Posts Tagged ‘1 Chronicles 11 and 17’

Ezekiel 34: Shepherds and the Old Testament – A Reprise

Friday, January 12, 2018

Adapted from a reflection written on January 20, 2008, and explored last September. Today we re-visit our experiences with shepherds both true and false. 

Today’s reading is a familiar allegory that we read in scripture. It is a metaphor we hear read out to us when we participate in liturgies of The Word.

In Genesis 48, Jacob/Israel reminds his sons that God has been his shepherd.

In Numbers 27, Moses tells Yahweh that he ought not to leave his sheep without a shepherd.

In 2 Samuel 5 (and 1 Chronicles 11 and 17), David becomes shepherd of a nation.

In 1 Kings 22 (and 2 Chronicles 18), the prophet Micah predicts that the false shepherd kings of Israel will lead the flock astray.

Through this early Old Testament history, we see the image of the watchful shepherd, guiding and guarding his flocks; but another shepherd steals sheep from the owner. Shepherds wander great distances with their flocks in search of grazing and water to sustain them, and by the nature of their work, there are out of touch with the master and with society.  False and true shepherds come and go with their herds; they roam hillsides and rest by watering holes. However, these shepherds are not all to be trusted. The false shepherd leads his sheep astray – with no one knowing where they were, or what is happening to them. The good shepherd always thinks of his sheep before self; he struggles to gather his sheep in, to tend to their wounds, to save them from harm or danger. The outcast shepherd lives on the margins of society, and does not feel community or solidarity with anyone. Out of touch with society in general, shepherds are free to deceive us or to protect us. We need to acquire the skill of discernment. Today, Ezekiel juxtaposes the good and the false shepherds, the sustainers versus the ravagers. And we do well to pay close attention to his words.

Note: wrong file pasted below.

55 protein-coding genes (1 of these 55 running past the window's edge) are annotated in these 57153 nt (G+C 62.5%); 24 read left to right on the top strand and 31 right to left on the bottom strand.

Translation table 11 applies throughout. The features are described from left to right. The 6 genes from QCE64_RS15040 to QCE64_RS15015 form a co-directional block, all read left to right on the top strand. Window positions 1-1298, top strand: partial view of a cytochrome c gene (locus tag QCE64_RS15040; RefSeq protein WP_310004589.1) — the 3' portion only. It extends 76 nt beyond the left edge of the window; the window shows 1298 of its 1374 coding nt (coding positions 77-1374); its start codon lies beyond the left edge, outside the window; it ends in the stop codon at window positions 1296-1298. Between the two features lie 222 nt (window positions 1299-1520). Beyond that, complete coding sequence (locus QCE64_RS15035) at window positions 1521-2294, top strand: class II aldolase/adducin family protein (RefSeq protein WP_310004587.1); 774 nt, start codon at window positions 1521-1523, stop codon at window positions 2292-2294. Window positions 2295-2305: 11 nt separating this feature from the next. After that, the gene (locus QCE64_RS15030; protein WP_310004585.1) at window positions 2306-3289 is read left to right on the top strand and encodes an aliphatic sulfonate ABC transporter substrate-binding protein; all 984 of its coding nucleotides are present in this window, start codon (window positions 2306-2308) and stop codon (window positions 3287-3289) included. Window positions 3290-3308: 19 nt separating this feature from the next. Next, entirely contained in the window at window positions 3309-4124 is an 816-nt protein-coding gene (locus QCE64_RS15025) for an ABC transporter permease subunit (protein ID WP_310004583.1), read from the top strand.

When we use varying translations to explore Ezekiel’s words, we develop new eyes better able to discern the difference between true and false shepherds.

Tomorrow, shepherds in Wisdom . . .

To learn about shepherds today, click on the image or visit: https://wonderopolis.org/wonder/are-there-still-shepherds-today 


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Ezekiel 34: Parable of the Shepherds – Part I

Bibleplaces.com: Shepherd with Sheep in Shephelah

 Monday, September 18, 2017

Today’s reading is a familiar allegory to those who listen to and read the Word of God.  In the agrarian society of the Old Testament world, we find many references to shepherds and shepherding; and this is natural since sheep’s wool and meat were so important to these people. The writers of ancient texts faithfully record the imagery that means so much to their community.

Through this Old Testament history, we see the image of the watchful shepherd, guiding and guarding his flock; but we also see shepherds who are thieves. Their theft often goes undetected because sheep wander great distances in search of grazing, and so false shepherds continue to stalk the innocent.

It is easy for us to see that the false shepherd is out of touch with the master and with society; but there is also the image of the outcast shepherd who lives on the margins of society. This solitary figure does not feel community or solidarity with anyone. Working and wandering, these nomads perform a task that is integral to the greater society; yet they labor too often alone.

Today, Ezekiel juxtaposes good and false shepherds, sustainers versus ravagers, life-givers versus takers. In this way, Ezekiel poses important questions for us to ponder. Where do we see ourselves in these stories? Where do we see others? Do we lead as good shepherds? Do we follow the Good Shepherd well? What parable of shepherding do we enact with our lives?  

Tomorrow, the shepherds of Psalms.

For more on shepherds, their sheep, and the places they live, click on the image above or visit:  http://www.bibleplaces.com/sheep-shepherds/ 

Adapted from a Favorite written on January 20, 2008.



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